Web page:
Turmoil in Bangladesh: Her future is uncertain

For any people freedom is the most glorious and prized possession. The nation celebrated with due honour last week the 43rd Victory Day which marked the fruition of the nine-month war against the marauding hordes of Pakistan Army which swooped upon the unarmed civilian population with ferocious brutality and perpetrated genocide in the wake of which millions were killed, thousands were violated and dwelling houses were burnt to ashes in that manmade catastrophe.

“Martyrdom is much better than slavery; regard the sword as greater than the badge or medal of an orderly” — so said our National Poet Kazi Nazrul Islam over eighty-five years ago. Where there is unity there is always victory, and the 75 million Bangladeshis collectively fought the enemy until the ignominious defeat and surrender of the Pakistani forces’ commander Lt. Gen. Niazi in Dhaka to the joint command of Bangladesh and India headed by Lt. Gen. Jagjit Singh Aurora; though the big question remains hitherto unanswered by Awami League and India, which helped us much, why General M.A.G. Osmany, C-in-C of the Bangladesh Armed Forces and of the Liberation Forces, was not allowed to be present there.
Importantly, we deeply condemn the brazen misdemeanour of the Pakistan National Assembly which made adverse comment on a war criminal’s capital punishment. Sheikh Hasina’s government has convicted the members of an auxiliary force but is still mute over the trial of the main culprits of the Pakistan Army, numbering 195 military officers. She should forthwith approach The International Court of Justice which settles legal disputes submitted to it by States on legal questions referred to it by authorised United Nations organs.
Our Republic’s Constitution pledges that it shall be a fundamental aim of the State to realise through democratic process a society in which the rule of law, fundamental human rights and freedom, equality and justice, political, economic and social, will be secured for all citizens. This Constitution has been described as the solemn expression of the will of the people. Then where is the popular will of 90 per cent Bangladeshis who favour the general election under Caretaker Government (a settled matter, unsettled by the incumbent regime) —- and not under ruling Awami League (AL) government headed by PM Sheikh Hasina? On this point she is not only obdurate, she is hell bent on a poll without the main Opposition BNP headed by Khaleda Zia who was elected Prime Minister for three terms. The most ludicrous part of it is: in voter-less fraudulent selection the AL has already secured victory (!) in 127 of the 154 uncontested seats 19 days ahead of the scheduled date of January 5, according to the emasculated Election Commission headed by its spineless chairman.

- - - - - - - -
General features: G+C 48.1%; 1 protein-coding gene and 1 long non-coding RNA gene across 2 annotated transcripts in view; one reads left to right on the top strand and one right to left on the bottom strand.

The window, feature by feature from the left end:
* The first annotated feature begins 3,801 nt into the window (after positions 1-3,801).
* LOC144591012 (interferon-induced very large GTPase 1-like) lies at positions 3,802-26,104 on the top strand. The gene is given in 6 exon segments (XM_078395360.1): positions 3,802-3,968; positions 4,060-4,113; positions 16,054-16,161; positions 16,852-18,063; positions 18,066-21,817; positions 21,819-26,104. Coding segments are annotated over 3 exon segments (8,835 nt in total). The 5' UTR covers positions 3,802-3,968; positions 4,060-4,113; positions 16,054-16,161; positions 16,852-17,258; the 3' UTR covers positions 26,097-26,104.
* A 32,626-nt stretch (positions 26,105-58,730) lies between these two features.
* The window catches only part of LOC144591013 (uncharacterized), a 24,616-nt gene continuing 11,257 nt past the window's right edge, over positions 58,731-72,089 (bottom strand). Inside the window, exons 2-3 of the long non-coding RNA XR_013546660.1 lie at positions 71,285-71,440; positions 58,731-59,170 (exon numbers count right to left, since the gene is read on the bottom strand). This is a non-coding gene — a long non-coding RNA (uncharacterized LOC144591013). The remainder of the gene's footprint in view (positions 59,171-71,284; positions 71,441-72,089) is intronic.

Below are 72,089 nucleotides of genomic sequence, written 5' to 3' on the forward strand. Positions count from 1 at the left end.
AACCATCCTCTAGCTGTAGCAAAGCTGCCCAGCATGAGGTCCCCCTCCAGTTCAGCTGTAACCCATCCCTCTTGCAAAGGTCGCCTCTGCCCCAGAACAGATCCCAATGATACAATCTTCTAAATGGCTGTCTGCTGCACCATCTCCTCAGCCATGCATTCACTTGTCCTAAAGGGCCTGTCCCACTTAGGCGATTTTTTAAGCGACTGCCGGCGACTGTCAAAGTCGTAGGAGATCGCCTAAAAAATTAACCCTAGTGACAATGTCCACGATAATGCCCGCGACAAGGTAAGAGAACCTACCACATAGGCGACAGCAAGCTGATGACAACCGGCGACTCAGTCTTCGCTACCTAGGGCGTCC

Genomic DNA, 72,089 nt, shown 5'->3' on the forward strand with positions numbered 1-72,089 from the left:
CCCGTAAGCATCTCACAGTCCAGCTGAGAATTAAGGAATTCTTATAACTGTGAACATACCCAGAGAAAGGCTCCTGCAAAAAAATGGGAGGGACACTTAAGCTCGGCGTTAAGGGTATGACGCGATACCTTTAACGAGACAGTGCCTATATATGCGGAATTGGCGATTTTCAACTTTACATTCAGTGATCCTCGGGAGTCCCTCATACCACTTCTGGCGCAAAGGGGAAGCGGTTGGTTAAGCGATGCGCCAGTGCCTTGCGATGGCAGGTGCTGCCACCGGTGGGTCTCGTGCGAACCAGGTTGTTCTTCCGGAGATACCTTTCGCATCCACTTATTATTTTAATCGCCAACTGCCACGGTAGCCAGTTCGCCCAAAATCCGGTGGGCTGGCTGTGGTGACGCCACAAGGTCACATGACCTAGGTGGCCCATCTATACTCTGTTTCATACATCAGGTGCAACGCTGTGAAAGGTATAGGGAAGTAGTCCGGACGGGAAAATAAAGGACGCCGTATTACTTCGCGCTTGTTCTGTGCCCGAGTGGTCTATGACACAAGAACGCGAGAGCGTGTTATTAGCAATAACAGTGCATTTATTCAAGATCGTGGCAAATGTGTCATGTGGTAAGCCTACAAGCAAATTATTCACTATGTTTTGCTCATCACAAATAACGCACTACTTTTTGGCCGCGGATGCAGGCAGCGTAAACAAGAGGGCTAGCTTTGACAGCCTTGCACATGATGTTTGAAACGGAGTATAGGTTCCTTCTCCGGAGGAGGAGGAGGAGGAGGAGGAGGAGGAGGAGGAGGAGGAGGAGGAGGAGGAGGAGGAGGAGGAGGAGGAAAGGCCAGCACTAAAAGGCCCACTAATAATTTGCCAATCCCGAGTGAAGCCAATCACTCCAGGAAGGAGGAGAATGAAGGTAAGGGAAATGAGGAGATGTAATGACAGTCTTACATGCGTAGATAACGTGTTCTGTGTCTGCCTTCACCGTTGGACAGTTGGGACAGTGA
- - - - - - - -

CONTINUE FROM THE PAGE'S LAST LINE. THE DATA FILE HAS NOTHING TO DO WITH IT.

In today’s Bangladesh law and order situation is horrendous, incarceration as well as brutal torture and enforced disappearance of opposition political leaders and workers are rife, big corruption cases have stunned the people many of whom lost their life’s savings owing to stock market scam and what not. Alas after long 43 years of independence Bangladesh is bleeding and burning, and death toll is mounting every day following people’s clash with police, RAB and other law enforcing agencies as BNP-led 18 party opposition has launched movement of blockade demanding rigging-free, fair and credible election under a neutral, non-party poll-time government.
The situation obtaining in the so-called democratic Bangladesh —- which for all practical purposes can, at best, be described as ruthless dictatorship ala fascist Adolf Hitler’s universally despised government —- has found expression in an open letter to the UN Secretary General Ban Ki-moon by the Asian Human Rights Commission (AHRC). Titled ‘UN should act immediately to save Bangladeshi lives’ signed by its executive director Bijo Francis, it brings to Ban’s attention “the alarming reality in Bangladesh. In the lead up to the 5 January 2014general election, citizens, identified by the incumbent government as supporters of the political opposition, are being extra-judicially executed, daily, by state agents.” (Please see detail in Sadeq Khan’s P-1 story).
In sum, Bangladesh is in turmoil: her future is dreadfully uncertain.
Source: Weekly Holiday


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